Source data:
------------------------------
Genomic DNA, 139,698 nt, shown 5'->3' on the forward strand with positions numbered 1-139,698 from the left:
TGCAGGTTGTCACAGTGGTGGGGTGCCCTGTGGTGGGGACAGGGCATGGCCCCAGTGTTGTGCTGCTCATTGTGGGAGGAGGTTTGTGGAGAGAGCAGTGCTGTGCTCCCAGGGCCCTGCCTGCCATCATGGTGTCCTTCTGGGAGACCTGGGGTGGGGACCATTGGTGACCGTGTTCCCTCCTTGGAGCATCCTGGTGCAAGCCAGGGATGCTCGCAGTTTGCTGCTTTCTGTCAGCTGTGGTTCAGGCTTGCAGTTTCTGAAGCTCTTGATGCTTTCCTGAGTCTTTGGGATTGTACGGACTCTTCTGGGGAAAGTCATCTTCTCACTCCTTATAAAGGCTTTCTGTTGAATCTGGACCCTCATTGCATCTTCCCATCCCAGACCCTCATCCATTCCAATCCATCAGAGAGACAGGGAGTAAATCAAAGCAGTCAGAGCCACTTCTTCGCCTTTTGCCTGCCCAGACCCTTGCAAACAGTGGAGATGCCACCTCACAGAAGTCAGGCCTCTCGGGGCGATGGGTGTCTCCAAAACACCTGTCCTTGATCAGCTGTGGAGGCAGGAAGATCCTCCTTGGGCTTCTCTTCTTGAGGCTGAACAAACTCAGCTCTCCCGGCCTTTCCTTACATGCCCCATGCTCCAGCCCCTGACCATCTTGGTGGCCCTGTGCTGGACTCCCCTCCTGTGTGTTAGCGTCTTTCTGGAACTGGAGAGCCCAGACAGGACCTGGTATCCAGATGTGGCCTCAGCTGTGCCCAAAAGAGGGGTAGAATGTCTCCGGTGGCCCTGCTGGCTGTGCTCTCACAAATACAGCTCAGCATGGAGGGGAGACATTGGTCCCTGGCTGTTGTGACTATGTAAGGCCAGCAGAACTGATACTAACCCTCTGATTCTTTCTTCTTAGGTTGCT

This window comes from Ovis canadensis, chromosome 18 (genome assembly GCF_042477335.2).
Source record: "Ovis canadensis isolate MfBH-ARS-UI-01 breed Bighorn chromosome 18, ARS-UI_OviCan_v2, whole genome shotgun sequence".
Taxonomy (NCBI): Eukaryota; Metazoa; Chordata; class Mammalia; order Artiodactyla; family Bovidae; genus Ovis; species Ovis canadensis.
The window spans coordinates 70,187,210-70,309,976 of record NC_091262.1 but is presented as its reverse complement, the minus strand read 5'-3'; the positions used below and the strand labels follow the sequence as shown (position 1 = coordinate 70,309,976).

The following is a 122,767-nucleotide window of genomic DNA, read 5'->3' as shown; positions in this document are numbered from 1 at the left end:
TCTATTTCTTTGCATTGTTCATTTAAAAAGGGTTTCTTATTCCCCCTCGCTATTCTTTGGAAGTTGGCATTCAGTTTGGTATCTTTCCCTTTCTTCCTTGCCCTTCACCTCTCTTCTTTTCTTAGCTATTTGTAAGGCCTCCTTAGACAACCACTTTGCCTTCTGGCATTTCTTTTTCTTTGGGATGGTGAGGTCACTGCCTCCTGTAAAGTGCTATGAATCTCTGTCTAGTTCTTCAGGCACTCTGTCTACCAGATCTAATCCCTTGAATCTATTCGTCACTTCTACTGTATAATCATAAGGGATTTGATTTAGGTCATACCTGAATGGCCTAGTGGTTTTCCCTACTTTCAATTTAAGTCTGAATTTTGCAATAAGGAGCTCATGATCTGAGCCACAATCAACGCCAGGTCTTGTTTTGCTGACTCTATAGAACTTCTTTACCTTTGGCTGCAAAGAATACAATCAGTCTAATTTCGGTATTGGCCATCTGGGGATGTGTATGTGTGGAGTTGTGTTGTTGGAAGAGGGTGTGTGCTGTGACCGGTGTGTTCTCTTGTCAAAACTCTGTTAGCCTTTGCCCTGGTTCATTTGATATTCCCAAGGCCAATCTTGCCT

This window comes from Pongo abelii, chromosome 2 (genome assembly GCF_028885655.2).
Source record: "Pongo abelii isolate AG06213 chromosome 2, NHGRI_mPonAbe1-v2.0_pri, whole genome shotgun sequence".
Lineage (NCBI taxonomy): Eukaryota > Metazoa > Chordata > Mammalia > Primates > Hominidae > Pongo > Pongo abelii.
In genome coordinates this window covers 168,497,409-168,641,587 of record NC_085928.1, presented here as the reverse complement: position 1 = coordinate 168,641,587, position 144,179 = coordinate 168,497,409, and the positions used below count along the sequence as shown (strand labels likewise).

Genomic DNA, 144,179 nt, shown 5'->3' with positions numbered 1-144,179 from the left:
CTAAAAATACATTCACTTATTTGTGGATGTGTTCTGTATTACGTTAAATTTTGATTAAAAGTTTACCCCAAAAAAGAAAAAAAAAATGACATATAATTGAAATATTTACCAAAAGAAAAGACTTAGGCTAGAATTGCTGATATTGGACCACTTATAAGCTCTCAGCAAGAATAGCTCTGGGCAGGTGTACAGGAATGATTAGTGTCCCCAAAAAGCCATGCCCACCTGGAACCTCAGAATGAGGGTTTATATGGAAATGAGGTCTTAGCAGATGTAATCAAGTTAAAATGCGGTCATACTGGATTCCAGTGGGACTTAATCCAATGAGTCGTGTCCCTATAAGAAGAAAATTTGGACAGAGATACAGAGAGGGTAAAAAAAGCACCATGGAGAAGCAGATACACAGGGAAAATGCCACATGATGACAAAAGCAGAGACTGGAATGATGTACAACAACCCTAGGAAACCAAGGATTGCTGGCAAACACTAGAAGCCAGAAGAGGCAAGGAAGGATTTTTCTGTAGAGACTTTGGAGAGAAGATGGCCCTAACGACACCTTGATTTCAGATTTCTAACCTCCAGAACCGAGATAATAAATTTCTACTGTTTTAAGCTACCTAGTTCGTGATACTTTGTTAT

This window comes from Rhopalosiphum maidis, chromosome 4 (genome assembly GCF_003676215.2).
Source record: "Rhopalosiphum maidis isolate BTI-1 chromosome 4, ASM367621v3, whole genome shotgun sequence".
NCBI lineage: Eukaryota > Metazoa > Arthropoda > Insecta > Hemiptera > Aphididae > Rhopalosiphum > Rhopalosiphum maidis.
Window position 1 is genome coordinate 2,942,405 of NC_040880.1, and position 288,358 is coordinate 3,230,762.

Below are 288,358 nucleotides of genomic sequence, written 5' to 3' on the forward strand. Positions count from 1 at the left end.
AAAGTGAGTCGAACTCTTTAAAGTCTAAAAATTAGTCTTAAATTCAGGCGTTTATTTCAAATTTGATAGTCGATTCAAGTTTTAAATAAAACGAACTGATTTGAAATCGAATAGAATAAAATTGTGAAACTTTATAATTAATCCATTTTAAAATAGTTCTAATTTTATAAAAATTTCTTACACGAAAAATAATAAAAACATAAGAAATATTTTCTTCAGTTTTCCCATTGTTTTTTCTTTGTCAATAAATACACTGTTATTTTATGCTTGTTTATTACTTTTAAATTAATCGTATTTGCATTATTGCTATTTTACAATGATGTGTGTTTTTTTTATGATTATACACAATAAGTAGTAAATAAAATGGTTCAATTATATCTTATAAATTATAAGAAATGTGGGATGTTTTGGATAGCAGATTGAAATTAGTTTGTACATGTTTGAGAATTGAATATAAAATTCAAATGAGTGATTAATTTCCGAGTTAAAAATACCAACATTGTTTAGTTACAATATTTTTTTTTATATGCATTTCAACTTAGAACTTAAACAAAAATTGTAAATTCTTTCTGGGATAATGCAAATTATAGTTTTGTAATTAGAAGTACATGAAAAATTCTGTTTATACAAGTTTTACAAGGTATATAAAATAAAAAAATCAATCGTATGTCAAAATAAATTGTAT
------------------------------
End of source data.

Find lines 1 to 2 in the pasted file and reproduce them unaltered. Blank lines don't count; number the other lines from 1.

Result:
Genomic DNA, 139,698 nt, shown 5'->3' on the forward strand with positions numbered 1-139,698 from the left:
TGCAGGTTGTCACAGTGGTGGGGTGCCCTGTGGTGGGGACAGGGCATGGCCCCAGTGTTGTGCTGCTCATTGTGGGAGGAGGTTTGTGGAGAGAGCAGTGCTGTGCTCCCAGGGCCCTGCCTGCCATCATGGTGTCCTTCTGGGAGACCTGGGGTGGGGACCATTGGTGACCGTGTTCCCTCCTTGGAGCATCCTGGTGCAAGCCAGGGATGCTCGCAGTTTGCTGCTTTCTGTCAGCTGTGGTTCAGGCTTGCAGTTTCTGAAGCTCTTGATGCTTTCCTGAGTCTTTGGGATTGTACGGACTCTTCTGGGGAAAGTCATCTTCTCACTCCTTATAAAGGCTTTCTGTTGAATCTGGACCCTCATTGCATCTTCCCATCCCAGACCCTCATCCATTCCAATCCATCAGAGAGACAGGGAGTAAATCAAAGCAGTCAGAGCCACTTCTTCGCCTTTTGCCTGCCCAGACCCTTGCAAACAGTGGAGATGCCACCTCACAGAAGTCAGGCCTCTCGGGGCGATGGGTGTCTCCAAAACACCTGTCCTTGATCAGCTGTGGAGGCAGGAAGATCCTCCTTGGGCTTCTCTTCTTGAGGCTGAACAAACTCAGCTCTCCCGGCCTTTCCTTACATGCCCCATGCTCCAGCCCCTGACCATCTTGGTGGCCCTGTGCTGGACTCCCCTCCTGTGTGTTAGCGTCTTTCTGGAACTGGAGAGCCCAGACAGGACCTGGTATCCAGATGTGGCCTCAGCTGTGCCCAAAAGAGGGGTAGAATGTCTCCGGTGGCCCTGCTGGCTGTGCTCTCACAAATACAGCTCAGCATGGAGGGGAGACATTGGTCCCTGGCTGTTGTGACTATGTAAGGCCAGCAGAACTGATACTAACCCTCTGATTCTTTCTTCTTAGGTTGCT